Talk:Castor and Pollux

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Further reading : Link to Hengist & Horsa ?[edit]

I came here to this article by the article on Hengist & Horsa ... ... Therefore I suggest a link towards them. Alrik Fassbauer (talk) 20:23, 20 August 2012 (UTC)

Dispute of Disputes[edit]

It is commented that it has never been a consensus on whom of the twins is of divine origin; and that this dispute is read as the archdispute. Both this story and the story of Helen (of Troy) mirrors eachother as myths regarding the origins or reasons of war i.e. superiority vs inferiority. —Preceding unsigned comment added by Xact (talkcontribs) 11:24, 14 January 2009 (UTC)


There's a spelling variation of Polydeuces - Polydukus. Found in Should we add a redirect for Polydukus?

Yes. I would also recommend you amend the intro paragraph. Polydeuces is Greek; Pollux is Latin. The two are not interechangeable in the same language.

Pop Culture References[edit]

As most other mythology or famous names do, they have a section devoted to pop culture references.

If anyone thinks it proper, I think an addition refering to the movie Face/Off as the main characters were aptly named Castor and Pollux.

Any thoughts?


Any thoughts on adding some info on the Greek city of Kastoria, which is named after Kastor. It is known for its beaver fur.

Isn't cite.php the same[edit]

method discussed in Wikipedia:Footnotes and Wikipedia:Citation templates (e.g. the Citation template for cite web in the latter? I'm referring to the commented section towards the end.) Schissel | Sound the Note! 17:22, 9 September 2007 (UTC)

Parallel with Ashwini Kumaras[edit]

The article refers to the comparison with the horsemen brothers Ashwini Kumaras of the Vedas. While the similarities are considerable, there is a problem with the parallel. There is a nakshatra (constellation) named after the Ashwini Kumaras, called Ashvini, which is actually the stars Mesarthim and Sheratan of Aries. There is no astronomical manifestation of the parallel (Castor and Pollux are in Gemini, quite far away).
I propose that this fact be mentioned in the article lest someone makes the mistake of thinking Castor and Pollux stars are the Ashvini nakshatra (I did). --Ankurtg (talk) 20:51, 5 January 2008 (UTC)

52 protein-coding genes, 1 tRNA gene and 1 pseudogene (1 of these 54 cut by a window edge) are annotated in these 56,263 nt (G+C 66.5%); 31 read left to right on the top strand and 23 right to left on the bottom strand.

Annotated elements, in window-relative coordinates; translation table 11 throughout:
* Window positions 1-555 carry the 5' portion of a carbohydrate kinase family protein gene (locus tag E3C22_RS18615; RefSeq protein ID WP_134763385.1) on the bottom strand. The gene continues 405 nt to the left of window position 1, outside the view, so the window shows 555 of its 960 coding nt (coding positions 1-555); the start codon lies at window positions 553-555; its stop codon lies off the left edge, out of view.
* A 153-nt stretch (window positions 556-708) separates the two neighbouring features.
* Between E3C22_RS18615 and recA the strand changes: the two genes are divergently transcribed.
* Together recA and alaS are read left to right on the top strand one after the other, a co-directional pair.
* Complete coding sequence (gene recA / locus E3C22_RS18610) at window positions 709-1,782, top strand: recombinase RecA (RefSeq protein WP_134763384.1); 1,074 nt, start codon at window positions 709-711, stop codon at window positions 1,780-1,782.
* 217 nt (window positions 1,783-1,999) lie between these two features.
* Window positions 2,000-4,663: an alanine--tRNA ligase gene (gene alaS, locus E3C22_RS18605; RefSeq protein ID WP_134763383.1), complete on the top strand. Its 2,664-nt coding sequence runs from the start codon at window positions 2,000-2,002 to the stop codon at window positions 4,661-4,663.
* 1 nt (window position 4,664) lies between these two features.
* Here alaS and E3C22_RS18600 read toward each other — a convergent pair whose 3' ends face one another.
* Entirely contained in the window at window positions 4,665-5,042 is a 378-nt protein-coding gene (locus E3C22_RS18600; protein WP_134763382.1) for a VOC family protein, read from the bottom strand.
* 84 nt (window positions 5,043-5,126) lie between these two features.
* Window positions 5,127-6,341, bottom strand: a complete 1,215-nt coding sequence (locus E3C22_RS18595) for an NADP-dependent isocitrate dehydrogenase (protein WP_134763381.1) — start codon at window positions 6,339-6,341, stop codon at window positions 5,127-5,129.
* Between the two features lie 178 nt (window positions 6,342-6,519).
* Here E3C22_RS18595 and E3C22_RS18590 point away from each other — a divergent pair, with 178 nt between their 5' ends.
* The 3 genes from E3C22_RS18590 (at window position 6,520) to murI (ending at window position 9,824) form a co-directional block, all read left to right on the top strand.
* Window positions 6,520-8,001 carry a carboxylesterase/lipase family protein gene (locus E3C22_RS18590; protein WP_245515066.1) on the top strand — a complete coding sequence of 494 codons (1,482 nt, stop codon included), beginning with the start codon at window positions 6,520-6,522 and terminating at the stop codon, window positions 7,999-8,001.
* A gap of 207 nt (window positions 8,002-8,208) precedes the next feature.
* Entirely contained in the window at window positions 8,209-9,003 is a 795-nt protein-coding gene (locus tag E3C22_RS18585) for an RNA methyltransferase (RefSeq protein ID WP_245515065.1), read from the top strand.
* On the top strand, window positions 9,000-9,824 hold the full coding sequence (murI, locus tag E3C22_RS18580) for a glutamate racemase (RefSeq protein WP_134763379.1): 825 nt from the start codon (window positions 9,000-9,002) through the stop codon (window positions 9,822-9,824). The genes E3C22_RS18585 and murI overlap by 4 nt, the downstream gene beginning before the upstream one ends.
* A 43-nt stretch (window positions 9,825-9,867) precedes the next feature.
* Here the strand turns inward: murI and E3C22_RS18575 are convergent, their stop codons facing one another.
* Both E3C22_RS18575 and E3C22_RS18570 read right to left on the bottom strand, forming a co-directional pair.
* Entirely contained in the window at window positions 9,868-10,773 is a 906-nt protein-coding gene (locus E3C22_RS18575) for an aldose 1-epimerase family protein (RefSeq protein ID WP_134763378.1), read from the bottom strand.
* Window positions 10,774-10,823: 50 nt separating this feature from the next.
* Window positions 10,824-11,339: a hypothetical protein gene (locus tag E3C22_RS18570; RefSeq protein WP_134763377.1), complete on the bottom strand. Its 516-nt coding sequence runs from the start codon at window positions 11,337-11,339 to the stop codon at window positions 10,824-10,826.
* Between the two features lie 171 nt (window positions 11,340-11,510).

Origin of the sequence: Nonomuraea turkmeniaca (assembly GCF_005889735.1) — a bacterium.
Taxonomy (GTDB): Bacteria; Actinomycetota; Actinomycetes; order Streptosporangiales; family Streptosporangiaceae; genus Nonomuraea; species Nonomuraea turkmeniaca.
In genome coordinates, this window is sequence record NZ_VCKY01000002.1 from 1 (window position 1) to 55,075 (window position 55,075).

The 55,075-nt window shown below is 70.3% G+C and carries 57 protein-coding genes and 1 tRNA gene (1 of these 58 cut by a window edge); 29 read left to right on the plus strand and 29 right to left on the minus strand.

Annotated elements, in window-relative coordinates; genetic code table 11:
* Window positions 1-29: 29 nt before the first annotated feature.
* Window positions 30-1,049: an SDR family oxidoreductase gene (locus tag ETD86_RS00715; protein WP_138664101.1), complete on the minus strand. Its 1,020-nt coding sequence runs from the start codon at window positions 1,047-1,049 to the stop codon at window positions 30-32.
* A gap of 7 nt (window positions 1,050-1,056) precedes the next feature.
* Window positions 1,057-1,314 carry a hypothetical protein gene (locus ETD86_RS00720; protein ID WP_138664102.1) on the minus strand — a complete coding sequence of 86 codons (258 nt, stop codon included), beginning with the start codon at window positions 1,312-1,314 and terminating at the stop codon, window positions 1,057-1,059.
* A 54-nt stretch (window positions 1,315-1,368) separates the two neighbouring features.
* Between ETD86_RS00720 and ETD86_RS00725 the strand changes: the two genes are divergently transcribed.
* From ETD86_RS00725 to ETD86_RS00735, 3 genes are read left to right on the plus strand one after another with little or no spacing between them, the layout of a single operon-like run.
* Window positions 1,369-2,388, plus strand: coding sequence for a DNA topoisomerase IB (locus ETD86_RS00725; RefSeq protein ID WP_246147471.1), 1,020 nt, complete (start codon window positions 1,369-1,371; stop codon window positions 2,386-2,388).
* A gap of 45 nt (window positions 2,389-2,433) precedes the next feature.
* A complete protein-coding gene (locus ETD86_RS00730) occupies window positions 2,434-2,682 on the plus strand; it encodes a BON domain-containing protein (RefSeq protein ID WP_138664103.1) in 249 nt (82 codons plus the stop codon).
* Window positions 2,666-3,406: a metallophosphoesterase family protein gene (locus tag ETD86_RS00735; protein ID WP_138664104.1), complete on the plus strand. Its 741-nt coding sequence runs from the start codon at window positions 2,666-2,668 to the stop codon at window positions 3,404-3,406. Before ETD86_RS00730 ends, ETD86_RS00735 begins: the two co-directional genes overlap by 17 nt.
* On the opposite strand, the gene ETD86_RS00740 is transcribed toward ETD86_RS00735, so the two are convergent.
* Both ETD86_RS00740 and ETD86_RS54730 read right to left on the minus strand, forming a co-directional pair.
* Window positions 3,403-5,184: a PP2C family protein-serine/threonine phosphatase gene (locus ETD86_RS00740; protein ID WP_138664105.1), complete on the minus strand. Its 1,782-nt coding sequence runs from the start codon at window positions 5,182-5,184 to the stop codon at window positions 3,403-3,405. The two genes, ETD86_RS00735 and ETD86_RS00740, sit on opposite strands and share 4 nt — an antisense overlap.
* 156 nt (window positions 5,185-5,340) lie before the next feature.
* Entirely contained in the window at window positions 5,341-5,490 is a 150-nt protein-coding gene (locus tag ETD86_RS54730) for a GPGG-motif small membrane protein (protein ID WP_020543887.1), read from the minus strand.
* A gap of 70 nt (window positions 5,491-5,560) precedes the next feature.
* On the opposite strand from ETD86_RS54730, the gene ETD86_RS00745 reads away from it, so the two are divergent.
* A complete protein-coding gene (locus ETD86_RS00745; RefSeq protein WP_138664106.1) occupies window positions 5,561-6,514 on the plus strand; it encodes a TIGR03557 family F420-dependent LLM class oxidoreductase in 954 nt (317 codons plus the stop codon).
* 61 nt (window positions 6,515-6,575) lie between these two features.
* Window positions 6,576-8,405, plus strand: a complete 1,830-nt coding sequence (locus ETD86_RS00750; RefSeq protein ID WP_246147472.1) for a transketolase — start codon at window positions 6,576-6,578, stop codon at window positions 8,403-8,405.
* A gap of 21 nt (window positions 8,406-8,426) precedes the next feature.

Did they rape the Leucippides or just carry them off to be betrothed? And if they did, why was that venerated as divine? Is that a reflection of the base values of a patriarchal society or what? — Preceding unsigned comment added by (talk) 08:50, 13 July 2011 (UTC)

If it was rape, this would not stop Castor and Pollux being perceived as divine. For instance, [{Zeus]], the chief god of the Greek pantheon, raped Antiope (mother of Amphion), though for some unclear reason, the Antiope article seems to prefer the expression 'took her by force'. And I very much doubt if this is the only instance of such divine rape. This may well reflect the values of a patriarchal society. But it may also reflect the values of a priest-ridden society in which the gods are seen as entitled to do what they like with us mere mortals. But I should admit that it's easier for me to say that about the Greek priesthood because it's no longer around to defend itself. You could make (and at least one feminist writer has made) a similar accusation of rape against the Holy Spirit in the Gospels, because he makes the Virgin Mary pregnant with Jesus without asking her permission. But, if they got to hear of the charge, I would expect the Christian priesthood to reply something along the lines that the Holy Spirit, being all-knowing, knew that she would consent when told about her pregnancy by the Angel Gabriel (if I remember right, she replies 'I am the servant of the Lord'). So quite likely the priesthood of Zeus would come up with some similar excuse if it was still around to defend itself. Tlhslobus (talk) 00:49, 12 September 2012 (UTC)